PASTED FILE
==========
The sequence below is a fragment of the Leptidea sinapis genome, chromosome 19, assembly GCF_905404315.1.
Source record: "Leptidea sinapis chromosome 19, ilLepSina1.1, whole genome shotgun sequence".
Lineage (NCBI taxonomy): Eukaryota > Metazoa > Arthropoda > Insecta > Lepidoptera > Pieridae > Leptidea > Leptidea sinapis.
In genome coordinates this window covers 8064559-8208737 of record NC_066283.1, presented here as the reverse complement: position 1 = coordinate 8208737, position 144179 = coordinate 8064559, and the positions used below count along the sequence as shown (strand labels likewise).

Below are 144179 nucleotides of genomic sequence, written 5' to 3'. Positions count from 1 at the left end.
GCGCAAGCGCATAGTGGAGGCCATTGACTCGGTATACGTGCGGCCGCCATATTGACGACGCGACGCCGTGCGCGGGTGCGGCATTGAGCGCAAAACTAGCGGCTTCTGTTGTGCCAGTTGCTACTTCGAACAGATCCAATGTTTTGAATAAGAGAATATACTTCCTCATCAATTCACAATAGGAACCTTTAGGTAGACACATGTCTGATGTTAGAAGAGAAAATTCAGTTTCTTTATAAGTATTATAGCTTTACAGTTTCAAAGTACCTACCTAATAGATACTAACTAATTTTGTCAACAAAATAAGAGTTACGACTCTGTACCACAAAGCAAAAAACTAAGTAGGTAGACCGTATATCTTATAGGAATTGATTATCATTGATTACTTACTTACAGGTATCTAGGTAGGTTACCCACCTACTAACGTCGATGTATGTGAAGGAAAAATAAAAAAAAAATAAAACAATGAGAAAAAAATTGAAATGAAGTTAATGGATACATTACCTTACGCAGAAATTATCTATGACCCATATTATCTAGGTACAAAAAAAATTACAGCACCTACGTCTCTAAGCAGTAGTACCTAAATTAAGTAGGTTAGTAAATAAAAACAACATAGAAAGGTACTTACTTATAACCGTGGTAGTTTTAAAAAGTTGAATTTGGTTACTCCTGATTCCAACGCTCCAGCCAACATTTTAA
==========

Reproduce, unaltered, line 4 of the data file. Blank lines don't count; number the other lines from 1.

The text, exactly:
In genome coordinates this window covers 8064559-8208737 of record NC_066283.1, presented here as the reverse complement: position 1 = coordinate 8208737, position 144179 = coordinate 8064559, and the positions used below count along the sequence as shown (strand labels likewise).